“We were all wondering what was going to be the impact of this horrible thing that was happening, and sometime in the Fall, the dust began to settle from that, and all of the sudden, there was this massive interest [in climate tech]”

What needs to happen now?

There are two main things:

There are solutions that already exist (like solar, wind and other renewables). We need to implement these and make them the norm. 

There are things that we don’t have answers to yet that we need to create solutions for (like making steel and cement, feeding the planet…) 

Both of these things require money. 

A pay-for-your-pollution system

Investment in climate tech is great. But how do we stop people from investing in the bad stuff? 

We need to kiss goodbye to the flawed logic that things that are bad for the planet are cheaper. Because they’re not. You’re just not paying for their ecological impact. 

Gabriel cites an interesting example: In the US “we passed laws in the 70s, because big chemical companies were getting rich fast because they were dumping their pollution into the rivers and lakes. We were like, ‘well, you got [sic] to pay for that’.”

If your product or process is damaging the environment or polluting the atmosphere then you need to pay for the entirety of its lifecycle and impact on that environment. Right now, when you buy a piece of fast fashion, you’re just paying for the materials and maybe a couple pennies on labour. You’re not paying for its impact on the climate. But that day could soon be here. 

We need to make rules that say: if you’re investing in oil and gas, things that are incredibly negative for us that cause climate disasters, there’s actually going to be a price to pay.”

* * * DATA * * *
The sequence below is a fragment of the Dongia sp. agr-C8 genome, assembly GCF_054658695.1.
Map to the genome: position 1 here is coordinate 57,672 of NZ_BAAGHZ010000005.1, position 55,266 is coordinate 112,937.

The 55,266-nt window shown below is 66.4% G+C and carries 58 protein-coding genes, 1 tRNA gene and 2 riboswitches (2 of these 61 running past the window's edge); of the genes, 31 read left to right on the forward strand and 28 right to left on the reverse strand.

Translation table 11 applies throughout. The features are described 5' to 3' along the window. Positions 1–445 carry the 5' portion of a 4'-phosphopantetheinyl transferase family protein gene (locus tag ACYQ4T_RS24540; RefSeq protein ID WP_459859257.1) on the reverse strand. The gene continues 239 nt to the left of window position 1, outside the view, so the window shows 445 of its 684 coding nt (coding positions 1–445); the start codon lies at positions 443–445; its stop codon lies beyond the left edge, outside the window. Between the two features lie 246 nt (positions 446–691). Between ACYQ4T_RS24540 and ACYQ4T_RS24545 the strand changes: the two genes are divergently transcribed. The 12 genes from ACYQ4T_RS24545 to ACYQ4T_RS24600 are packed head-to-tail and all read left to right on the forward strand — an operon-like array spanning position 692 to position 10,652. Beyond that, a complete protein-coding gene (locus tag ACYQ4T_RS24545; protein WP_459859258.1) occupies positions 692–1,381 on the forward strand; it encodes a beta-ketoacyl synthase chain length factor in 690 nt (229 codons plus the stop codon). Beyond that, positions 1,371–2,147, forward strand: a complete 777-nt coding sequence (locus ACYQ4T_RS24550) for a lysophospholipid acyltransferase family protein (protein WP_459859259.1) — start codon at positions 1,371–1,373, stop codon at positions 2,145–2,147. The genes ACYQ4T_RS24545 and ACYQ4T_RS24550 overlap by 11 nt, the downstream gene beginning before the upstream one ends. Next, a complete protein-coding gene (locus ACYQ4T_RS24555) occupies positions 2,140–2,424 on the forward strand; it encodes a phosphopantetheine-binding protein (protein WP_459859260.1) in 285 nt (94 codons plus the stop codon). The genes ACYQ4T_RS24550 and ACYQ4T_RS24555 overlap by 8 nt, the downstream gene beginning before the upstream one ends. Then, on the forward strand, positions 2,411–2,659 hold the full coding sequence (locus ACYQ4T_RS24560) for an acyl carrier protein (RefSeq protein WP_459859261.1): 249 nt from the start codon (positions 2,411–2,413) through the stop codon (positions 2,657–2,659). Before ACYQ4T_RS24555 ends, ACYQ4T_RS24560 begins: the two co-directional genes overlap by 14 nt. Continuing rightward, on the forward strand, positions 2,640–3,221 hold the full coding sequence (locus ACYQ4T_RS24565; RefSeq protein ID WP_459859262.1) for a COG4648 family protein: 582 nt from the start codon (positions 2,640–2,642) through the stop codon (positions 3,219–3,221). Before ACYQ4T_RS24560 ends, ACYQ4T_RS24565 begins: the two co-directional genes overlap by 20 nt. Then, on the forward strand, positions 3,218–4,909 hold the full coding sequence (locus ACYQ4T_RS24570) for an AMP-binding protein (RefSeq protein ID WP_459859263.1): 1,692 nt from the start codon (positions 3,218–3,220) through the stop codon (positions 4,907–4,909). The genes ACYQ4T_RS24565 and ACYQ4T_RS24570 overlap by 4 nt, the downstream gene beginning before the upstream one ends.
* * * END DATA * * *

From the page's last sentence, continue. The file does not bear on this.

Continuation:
– Gabriel Kra

What if your pension could change the world?

You may not think of yourself as an investor, but if you have a bank account and a pension, you are one. 

Where you put your cash is way more important than you’d think. Investing in a sustainable pension cuts your carbon impact 21x more than stopping flying, going veggie and changing energy supplier.

This is big news.

More than $52 trillion US dollars was invested in pension funds around the world in 2020 (ironically, that’s the same amount of money that analysts think we need to spend to limit global warming to 1.5°-2°C. ). But a big chunk of this money contributes to the deforestation of rainforests, finances war that leads to famine, and supports new fossil fuel projects. 

“The impact of your pennies and pounds is a moral and ethical choice. [When you invest your pension in fossil fuels] you’re not actually investing in your future because the things you’re investing in are actively making that future disappear.”

– Gabriel Kra

Each pound you spend is a vote for the kind of world you want to live in.

Your homework

  1. Email your employer or your pension fund

Most of us are enrolled in a pension through work. But lots of companies don’t know that having a sustainable pension is so important to their employees. So why not email the HR department to start the conversation? Or go straight to the source and call on your provider to demand a pension you can be proud of. 

Find some handy pre-written templates here.

  1. Tell someone else

Most people don’t know what their pensions are investing in or the impact that those investments have on the world. So spread the word and pass it on. 

Until next time – stay curious!

How can I listen?

Listen here: Entale | Apple Podcasts | Spotify | Google Podcasts | Stitcher | RSS | Android |

Further reading and watching:

Want to save the world? We need a lot more Elon Musks. New York Times. November 16, 2021.

Capitalism is killing the planet – it’s time to stop buying into our own destruction. The Guardian. October 30 2021.

Cleantech Investing Is Back. Will This Time Be Different? Forbes. August 17, 2020.

State of Climate Tech 2021: Scaling breakthroughs for net zero. PwC. 2021.

Climate tech 2.0 must sell venture capital on its future. Financial Times. October 21, 2021.

You may be accidentally investing in cigarette companies by Bromwyn King. TEDxSydney talk. June 2017.

Skip to content